Respecting the competition

I’ve observed that a founder’s respect for the competition follows a consistent cycle.

In the early days, say sub $2M in revenue and 20 employees, the founder’s business is usually a point solution (with a big vision of course!) that is competing with other point solutions that have been around longer.  The founder has zero respect for the competition.  Borderline contempt.

In talking about the competition you hear the founder say things like “their product is broken, we are stealing customers from them, I heard their founder is an ass, I heard they raised a huge funding round that they aren’t living up to, they recently laid off people, etc…”

As the founder’s business finds success and starts scaling, say growing from $2M – $10M in revenue and 20-100 employees, their tone begins to take on a much more respectful tune.  Likely still competing with the same competition as in the early days, a few interesting things happen.  Having won and lost more customers themselves, the founder has a better feel on why customers choose their product or that of the competition.  Having become similar sized or larger than their initial competition, they become more comfortable with their place in the market.  Having experienced the pain of scaling a team and a product, they start to have more empathy for why a competitor has made the personnel or feature decisions they have.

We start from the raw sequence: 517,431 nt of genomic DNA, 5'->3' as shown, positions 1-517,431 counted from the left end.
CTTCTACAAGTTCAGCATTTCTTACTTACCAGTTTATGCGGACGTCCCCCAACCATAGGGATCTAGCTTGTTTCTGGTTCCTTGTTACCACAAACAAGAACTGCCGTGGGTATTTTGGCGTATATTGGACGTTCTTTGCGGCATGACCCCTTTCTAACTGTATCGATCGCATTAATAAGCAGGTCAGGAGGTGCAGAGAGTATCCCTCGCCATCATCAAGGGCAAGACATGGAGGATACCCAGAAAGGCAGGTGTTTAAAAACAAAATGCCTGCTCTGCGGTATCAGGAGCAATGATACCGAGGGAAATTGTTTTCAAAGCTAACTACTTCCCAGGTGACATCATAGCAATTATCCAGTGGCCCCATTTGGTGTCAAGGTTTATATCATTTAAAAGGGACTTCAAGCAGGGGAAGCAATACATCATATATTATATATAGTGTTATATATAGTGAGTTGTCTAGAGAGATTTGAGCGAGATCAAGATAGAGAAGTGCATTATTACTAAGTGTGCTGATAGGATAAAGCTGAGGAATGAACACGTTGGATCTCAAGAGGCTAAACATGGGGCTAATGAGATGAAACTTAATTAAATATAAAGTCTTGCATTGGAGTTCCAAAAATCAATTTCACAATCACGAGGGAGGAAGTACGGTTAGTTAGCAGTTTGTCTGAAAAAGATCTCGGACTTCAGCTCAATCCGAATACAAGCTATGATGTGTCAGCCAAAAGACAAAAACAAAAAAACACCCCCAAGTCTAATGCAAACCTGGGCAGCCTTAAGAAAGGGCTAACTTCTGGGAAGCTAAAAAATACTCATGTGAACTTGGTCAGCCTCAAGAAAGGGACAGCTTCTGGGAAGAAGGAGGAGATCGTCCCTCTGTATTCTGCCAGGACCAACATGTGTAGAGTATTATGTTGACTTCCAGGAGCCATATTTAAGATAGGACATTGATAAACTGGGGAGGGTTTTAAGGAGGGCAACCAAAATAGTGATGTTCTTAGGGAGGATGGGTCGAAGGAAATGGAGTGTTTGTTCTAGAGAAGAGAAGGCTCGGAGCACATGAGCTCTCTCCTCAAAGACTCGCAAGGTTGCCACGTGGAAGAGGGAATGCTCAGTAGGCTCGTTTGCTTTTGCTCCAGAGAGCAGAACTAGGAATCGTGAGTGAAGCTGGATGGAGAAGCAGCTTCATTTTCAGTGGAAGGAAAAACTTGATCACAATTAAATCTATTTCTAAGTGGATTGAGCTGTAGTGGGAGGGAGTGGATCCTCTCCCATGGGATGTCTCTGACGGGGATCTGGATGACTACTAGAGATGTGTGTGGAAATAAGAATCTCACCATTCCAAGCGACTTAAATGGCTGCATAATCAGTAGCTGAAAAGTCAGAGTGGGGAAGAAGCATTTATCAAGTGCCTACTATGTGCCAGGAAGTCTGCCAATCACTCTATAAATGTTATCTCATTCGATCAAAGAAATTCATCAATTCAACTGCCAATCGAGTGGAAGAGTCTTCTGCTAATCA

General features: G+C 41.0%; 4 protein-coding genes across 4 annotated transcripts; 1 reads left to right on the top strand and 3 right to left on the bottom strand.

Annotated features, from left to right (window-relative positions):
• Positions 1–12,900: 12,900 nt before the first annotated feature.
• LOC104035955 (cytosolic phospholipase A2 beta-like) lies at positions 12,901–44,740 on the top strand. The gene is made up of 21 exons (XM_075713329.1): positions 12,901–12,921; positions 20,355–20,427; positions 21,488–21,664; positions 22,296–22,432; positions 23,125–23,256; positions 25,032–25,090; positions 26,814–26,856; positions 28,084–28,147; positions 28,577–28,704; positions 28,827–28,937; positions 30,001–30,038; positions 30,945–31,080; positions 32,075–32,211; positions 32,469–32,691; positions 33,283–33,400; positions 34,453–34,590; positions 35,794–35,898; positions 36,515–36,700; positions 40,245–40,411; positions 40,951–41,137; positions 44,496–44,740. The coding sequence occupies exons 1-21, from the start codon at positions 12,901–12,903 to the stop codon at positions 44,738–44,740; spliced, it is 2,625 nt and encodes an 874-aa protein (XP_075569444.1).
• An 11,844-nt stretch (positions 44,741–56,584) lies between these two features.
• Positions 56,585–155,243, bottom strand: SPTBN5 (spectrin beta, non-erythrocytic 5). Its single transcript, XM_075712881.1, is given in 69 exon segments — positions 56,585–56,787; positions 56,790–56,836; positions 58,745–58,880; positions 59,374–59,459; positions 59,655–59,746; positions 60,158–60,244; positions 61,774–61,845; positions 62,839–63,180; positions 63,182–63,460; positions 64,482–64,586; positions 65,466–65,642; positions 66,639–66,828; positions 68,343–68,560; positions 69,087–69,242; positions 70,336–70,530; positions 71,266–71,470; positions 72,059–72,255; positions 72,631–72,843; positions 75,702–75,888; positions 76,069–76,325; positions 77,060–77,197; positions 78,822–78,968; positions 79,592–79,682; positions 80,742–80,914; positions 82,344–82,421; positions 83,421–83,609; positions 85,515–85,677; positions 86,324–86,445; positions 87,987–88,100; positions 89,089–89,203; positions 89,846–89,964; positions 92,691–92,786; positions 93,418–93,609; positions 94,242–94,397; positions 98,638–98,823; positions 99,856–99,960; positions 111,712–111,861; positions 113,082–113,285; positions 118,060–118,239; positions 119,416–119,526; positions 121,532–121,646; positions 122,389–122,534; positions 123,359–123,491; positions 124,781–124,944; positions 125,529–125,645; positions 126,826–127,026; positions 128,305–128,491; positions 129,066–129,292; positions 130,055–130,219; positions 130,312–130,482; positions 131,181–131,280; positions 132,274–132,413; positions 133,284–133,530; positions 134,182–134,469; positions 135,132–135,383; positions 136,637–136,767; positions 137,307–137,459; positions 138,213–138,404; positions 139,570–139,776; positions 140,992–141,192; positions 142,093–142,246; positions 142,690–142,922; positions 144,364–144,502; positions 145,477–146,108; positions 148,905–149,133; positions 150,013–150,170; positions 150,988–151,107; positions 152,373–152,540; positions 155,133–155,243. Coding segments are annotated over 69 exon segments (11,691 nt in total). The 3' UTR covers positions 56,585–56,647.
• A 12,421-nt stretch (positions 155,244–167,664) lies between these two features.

In talking about the competition, you hear the founder say things like “this is what the competition is good at and this is what we are great at, I’ve met their founder and he/she is a nice person, we look similar on the surface but have different long-term visions, etc…”

As the founder’s business continues to scale this cycle repeats itself.  The founder develops new products that turn their point solution into a platform, opening up an entirely new ecosystem of competition and this process starts all over again.

As an early-stage investor, I pay a lot of attention when a founder starts talking about their competition.

If the founder bashes the competition, most of the time they are still figuring it all out.

If the founder talks respectfully and intelligently about the competition, most of the time something is really working with their own business.

get in touch: Arthur Ventures;

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